We envision the concept of ‘Vehicle as a data model’ that connects typically siloed user, vehicle, and enterprise data, enabling new insights to enhance customer experience and optimize value. This provides a holistic view of the customer and enables smarter decision-making. This data model could provide a 360-degree view of the customer and lays the foundation for providing a personalized experience. 

When connected with other data elements like their demographics, vehicle usage history, service center preference, insights around the customer’s preferences and interests, the customers’ lifestyle attitudes could be gleaned and used to tailor targeted campaigns and provide differentiated experiences.

Fig 2: Vehicle as a Data Model – TCS Approach to Data Lifecycle Management

For example, the customers’ household income, spend on accessories, repair orders, and the lifestyle information gathered from analytical insights could indicate whether the customer is a good candidate for upselling/cross-selling additional services. 

Similarly the vehicle’s diagnostics data could be linked with the navigation data to gain insights on the customers’ aftersales service behavior for specific types of services. There are numerous such possibilities that open up when we cross-leverage the connected vehicle data with the data from the other enterprise systems.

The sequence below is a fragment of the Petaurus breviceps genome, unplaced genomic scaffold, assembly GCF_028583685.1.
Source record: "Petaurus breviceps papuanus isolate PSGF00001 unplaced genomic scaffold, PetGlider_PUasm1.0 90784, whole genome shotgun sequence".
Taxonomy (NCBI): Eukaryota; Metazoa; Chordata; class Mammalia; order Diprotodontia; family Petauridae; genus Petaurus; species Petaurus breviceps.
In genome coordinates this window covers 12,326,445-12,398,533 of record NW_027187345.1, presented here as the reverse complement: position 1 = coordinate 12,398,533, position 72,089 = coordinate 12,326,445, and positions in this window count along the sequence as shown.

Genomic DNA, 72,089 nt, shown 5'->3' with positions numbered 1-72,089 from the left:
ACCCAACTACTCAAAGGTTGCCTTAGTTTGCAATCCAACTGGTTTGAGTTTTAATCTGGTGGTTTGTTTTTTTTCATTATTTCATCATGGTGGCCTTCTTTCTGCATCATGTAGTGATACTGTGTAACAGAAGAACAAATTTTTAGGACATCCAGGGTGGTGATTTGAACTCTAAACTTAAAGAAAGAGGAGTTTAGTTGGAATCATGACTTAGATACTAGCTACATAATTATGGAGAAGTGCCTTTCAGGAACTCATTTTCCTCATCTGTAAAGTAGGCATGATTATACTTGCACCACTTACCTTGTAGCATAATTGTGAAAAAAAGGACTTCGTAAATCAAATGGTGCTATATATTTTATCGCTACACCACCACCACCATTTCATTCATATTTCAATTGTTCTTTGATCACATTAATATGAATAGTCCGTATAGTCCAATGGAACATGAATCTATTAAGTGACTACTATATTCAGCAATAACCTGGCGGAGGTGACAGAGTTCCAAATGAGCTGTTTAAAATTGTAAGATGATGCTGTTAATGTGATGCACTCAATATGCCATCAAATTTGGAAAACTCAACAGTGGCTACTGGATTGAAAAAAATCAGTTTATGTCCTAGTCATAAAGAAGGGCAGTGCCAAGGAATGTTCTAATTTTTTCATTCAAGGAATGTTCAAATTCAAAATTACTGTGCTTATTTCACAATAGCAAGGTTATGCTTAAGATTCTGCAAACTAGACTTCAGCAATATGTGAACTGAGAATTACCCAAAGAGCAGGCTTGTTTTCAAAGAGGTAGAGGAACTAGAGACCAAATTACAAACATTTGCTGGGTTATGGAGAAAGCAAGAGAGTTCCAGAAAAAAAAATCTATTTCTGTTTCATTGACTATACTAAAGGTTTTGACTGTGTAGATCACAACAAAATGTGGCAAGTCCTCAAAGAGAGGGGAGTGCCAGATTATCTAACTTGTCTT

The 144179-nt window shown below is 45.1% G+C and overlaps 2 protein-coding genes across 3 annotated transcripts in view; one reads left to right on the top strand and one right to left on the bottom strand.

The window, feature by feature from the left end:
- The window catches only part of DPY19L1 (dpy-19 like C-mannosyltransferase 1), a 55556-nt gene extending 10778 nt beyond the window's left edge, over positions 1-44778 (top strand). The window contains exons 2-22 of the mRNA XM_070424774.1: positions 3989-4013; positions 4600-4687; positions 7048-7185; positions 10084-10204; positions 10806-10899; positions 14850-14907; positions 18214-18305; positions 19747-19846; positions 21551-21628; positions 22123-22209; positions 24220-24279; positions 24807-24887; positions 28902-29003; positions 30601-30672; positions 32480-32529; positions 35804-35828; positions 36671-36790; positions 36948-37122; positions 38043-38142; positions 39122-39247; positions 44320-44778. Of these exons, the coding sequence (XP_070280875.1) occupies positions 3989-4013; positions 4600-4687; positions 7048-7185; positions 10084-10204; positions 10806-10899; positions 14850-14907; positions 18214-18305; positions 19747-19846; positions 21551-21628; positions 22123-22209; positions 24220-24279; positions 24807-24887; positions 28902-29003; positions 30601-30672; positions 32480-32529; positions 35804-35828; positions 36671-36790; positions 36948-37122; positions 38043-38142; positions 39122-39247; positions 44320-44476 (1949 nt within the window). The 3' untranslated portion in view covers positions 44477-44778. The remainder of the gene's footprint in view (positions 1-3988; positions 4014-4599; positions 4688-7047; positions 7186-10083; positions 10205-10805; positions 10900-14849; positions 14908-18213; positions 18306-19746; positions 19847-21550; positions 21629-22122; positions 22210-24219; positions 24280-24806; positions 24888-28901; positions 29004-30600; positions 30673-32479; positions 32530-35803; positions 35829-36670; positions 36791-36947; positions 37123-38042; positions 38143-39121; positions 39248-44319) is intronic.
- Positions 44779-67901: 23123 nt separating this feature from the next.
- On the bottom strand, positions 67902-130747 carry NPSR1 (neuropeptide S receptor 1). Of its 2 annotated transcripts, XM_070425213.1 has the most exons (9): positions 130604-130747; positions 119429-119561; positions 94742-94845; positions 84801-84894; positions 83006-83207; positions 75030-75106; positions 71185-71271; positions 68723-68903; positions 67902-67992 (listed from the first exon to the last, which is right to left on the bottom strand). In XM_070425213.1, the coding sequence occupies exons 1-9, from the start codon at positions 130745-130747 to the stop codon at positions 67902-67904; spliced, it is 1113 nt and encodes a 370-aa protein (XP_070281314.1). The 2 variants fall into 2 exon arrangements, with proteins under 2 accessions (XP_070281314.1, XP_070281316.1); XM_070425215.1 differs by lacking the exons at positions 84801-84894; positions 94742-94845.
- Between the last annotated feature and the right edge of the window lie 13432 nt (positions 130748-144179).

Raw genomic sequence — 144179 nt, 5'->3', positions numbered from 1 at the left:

However, while implementing these initiatives, proper care must be taken to ensure that only consented data is collected, stored and distributed. There are data protection regulations such as GDPR in Europe, CCPA and CPRA in the US, PDP in India and other country specific regulations, which must be strictly adhered to. These regulations mandate that drivers need to be provided information on what data is being collected, the purpose of collection and the use of the data. Vehicle manufacturers will also have to maintain a system to allow for customers to see what data is being collected on them overall, and also have the ability to exercise their data subject rights, such as deletion (right to forget) of data.